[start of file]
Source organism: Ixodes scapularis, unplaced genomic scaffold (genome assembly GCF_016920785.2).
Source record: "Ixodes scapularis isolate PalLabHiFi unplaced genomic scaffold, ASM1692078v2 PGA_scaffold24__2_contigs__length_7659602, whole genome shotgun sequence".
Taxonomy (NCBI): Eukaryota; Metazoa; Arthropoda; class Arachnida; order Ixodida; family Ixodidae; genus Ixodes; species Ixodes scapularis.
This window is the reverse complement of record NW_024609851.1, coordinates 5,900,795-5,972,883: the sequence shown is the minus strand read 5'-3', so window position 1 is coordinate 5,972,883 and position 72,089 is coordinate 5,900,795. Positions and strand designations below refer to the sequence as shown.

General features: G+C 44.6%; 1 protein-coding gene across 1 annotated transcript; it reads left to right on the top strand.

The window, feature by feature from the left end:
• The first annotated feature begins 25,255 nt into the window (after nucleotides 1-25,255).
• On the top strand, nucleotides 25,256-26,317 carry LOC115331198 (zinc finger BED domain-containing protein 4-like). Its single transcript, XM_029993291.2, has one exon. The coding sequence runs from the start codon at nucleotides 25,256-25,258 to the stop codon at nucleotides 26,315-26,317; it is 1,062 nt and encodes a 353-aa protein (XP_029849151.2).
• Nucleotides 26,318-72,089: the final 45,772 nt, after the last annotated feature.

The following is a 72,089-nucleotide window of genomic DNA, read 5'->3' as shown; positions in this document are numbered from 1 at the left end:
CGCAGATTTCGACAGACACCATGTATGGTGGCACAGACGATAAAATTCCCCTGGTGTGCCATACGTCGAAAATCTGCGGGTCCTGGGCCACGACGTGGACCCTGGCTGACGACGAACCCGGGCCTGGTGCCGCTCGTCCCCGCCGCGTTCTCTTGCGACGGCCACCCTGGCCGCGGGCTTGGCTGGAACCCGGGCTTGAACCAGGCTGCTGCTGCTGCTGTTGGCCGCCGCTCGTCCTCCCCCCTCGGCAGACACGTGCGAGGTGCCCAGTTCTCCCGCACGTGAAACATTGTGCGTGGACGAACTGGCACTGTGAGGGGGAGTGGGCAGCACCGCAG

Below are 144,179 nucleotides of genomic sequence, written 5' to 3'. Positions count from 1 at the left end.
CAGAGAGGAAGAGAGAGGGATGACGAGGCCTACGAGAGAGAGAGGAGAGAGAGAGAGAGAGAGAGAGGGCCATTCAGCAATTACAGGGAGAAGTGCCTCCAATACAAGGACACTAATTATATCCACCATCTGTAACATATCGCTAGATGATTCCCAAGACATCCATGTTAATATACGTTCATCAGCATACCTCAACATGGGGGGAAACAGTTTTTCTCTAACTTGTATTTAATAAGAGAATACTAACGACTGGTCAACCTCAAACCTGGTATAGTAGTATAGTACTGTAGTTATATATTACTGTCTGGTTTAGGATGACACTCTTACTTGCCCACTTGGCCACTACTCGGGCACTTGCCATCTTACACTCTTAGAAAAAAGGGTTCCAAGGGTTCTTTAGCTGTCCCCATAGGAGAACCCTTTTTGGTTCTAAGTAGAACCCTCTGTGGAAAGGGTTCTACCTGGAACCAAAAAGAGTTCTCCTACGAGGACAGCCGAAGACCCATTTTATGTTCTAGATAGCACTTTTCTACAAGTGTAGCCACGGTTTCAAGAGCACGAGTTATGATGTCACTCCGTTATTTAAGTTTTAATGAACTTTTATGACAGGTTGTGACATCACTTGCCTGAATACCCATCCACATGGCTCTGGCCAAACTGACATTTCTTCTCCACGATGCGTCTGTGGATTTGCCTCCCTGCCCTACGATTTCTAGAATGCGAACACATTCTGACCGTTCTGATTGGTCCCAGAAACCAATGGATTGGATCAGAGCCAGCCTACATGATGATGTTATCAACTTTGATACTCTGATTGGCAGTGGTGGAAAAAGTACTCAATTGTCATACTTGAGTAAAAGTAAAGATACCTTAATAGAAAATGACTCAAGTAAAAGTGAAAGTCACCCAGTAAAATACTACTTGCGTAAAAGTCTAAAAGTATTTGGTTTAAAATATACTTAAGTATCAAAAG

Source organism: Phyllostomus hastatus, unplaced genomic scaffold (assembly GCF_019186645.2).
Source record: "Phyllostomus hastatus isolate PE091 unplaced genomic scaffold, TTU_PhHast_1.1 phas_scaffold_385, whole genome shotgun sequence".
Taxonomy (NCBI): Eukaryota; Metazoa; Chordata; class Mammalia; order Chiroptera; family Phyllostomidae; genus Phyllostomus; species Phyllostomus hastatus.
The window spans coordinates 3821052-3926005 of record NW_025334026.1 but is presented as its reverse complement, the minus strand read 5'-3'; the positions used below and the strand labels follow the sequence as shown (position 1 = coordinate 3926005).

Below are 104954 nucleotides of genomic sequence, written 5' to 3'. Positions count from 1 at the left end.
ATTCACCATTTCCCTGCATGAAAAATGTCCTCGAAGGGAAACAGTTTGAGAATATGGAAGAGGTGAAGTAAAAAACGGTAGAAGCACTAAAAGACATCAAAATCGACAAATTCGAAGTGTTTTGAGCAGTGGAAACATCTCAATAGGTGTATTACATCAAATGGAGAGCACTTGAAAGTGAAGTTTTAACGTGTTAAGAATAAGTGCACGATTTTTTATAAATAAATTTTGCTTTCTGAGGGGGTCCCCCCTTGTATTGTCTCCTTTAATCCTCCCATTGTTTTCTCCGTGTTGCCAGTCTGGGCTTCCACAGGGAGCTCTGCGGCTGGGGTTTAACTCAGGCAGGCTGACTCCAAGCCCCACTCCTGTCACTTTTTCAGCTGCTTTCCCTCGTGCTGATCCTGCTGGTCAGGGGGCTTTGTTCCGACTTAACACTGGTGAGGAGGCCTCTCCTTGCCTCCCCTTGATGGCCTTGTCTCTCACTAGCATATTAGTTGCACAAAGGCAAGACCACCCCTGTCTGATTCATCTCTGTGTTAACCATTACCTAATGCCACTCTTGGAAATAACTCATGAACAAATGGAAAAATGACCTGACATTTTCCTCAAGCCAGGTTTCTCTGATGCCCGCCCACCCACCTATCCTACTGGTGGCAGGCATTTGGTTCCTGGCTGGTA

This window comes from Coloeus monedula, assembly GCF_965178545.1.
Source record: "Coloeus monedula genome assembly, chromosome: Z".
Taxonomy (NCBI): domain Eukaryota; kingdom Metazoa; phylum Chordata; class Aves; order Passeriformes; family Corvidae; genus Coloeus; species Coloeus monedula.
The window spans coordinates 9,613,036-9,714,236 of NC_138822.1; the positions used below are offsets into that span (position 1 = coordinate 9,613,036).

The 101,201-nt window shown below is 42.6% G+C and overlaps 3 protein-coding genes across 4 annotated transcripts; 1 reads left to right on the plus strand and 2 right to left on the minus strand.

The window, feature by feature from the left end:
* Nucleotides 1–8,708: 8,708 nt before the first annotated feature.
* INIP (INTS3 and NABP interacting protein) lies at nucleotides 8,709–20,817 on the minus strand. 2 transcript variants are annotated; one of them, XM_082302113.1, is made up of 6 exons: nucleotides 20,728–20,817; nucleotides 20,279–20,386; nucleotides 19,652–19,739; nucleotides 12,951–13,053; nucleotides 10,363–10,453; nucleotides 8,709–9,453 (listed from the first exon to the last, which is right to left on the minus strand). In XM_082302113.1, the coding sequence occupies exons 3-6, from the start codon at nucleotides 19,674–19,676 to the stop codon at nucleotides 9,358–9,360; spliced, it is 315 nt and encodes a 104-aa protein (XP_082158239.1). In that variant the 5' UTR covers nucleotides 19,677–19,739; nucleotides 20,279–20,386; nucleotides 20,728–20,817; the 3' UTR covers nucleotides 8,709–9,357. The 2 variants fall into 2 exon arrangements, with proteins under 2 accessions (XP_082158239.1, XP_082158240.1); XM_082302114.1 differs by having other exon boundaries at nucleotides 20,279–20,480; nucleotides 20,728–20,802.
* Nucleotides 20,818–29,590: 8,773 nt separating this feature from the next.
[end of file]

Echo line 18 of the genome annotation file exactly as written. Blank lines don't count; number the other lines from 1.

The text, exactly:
Below are 104954 nucleotides of genomic sequence, written 5' to 3'. Positions count from 1 at the left end.